Class, tribe, and nationality have created a politics of difference in many cultures throughout the ancient and modern worlds. Recently I was in a meeting in Chicago with the antiracism team of Mennonite Mission Network. We started off our first meeting by sharing our experiences of racism. One by one we went around the room and talked about how we experienced race and racism growing up in America. There were differences of experience, particularly depending upon whether we grew up white or black. One member, Gilberto Flores, who grew up in Guatemala, had a totally different story. He talked about prejudices in his society that were not based upon race. The indigenous people in Guatemala were treated badly because they were considered lower class. As a middle-class Latino, Gilberto had to decide to set aside his status and work for the liberation of the poorer class.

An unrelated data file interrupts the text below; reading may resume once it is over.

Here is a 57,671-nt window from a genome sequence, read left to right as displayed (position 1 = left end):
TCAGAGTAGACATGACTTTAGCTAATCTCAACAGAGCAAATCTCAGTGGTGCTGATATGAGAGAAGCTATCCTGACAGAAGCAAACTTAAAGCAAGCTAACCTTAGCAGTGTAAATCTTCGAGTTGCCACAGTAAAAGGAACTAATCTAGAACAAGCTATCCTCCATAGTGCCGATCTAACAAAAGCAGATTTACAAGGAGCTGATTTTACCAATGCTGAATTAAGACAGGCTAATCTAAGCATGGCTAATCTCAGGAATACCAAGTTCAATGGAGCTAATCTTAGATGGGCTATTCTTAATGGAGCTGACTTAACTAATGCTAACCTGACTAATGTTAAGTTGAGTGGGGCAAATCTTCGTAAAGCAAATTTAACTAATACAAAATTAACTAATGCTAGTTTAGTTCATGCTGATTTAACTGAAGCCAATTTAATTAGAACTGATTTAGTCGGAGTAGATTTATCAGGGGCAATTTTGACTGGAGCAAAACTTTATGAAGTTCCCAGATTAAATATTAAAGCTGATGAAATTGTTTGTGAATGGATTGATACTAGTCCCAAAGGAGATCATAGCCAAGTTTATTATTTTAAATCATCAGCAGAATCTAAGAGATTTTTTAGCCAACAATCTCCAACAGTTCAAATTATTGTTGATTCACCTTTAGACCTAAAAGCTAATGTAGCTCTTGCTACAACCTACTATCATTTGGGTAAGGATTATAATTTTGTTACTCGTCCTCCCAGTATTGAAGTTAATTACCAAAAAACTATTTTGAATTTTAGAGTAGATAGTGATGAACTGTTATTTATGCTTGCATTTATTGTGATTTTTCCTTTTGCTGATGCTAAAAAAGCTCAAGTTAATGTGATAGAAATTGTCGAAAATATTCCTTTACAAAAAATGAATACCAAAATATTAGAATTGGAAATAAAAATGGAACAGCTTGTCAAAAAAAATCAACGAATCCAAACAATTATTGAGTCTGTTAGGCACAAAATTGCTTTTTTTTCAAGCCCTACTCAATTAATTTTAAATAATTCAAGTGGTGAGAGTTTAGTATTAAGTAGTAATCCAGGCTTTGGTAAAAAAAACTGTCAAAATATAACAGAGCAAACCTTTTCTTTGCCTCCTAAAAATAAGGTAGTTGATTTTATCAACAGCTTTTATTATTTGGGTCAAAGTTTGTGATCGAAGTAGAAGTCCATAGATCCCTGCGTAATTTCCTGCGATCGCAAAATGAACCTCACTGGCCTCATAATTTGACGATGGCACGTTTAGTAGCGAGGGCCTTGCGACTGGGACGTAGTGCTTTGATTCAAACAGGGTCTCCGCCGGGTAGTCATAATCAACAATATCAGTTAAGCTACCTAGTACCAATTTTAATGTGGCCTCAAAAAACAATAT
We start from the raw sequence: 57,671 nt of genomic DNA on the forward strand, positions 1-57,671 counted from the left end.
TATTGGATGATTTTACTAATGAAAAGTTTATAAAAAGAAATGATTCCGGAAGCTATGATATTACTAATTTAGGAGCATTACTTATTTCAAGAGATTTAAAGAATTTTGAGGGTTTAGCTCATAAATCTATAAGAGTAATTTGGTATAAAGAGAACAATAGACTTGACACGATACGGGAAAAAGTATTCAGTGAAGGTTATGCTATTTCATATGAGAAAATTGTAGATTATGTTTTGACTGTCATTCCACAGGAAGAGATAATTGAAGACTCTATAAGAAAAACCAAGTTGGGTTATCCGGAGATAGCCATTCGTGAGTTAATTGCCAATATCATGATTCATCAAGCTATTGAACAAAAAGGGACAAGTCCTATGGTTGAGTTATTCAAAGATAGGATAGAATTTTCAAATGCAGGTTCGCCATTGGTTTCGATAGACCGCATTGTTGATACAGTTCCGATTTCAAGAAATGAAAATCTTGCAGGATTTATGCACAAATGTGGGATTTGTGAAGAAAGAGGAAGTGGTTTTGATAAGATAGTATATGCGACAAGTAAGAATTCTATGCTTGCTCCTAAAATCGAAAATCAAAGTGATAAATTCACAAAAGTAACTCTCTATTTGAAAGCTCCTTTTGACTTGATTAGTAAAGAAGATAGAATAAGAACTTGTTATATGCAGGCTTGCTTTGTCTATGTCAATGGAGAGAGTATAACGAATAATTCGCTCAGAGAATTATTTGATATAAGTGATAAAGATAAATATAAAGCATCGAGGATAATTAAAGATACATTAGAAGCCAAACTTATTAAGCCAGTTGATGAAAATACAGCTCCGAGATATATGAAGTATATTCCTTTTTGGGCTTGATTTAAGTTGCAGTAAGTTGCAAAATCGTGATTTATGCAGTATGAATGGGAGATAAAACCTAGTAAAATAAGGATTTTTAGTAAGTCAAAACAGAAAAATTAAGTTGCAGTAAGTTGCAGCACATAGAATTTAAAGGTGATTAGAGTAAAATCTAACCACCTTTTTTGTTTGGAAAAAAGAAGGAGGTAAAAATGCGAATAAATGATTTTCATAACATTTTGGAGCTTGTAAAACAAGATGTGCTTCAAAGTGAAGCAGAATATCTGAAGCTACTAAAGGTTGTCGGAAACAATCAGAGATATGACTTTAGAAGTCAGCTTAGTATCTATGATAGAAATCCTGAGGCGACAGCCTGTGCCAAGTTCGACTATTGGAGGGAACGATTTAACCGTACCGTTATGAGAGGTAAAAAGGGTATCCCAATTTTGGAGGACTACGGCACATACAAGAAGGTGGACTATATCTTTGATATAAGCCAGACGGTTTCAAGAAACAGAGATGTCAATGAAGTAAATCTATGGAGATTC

Sometimes racism in the United States is difficult for people of color from other countries to grasp because their experience of prejudice has more to do with class and nationality. Class-based prejudices are closer to the social context of Aaron and Miriam. They had problems with Moses’ Ethiopian wife because of her class and nationality. The politics of difference has always been operative within the world in many forms. In Western culture it has taken the particular form of racism.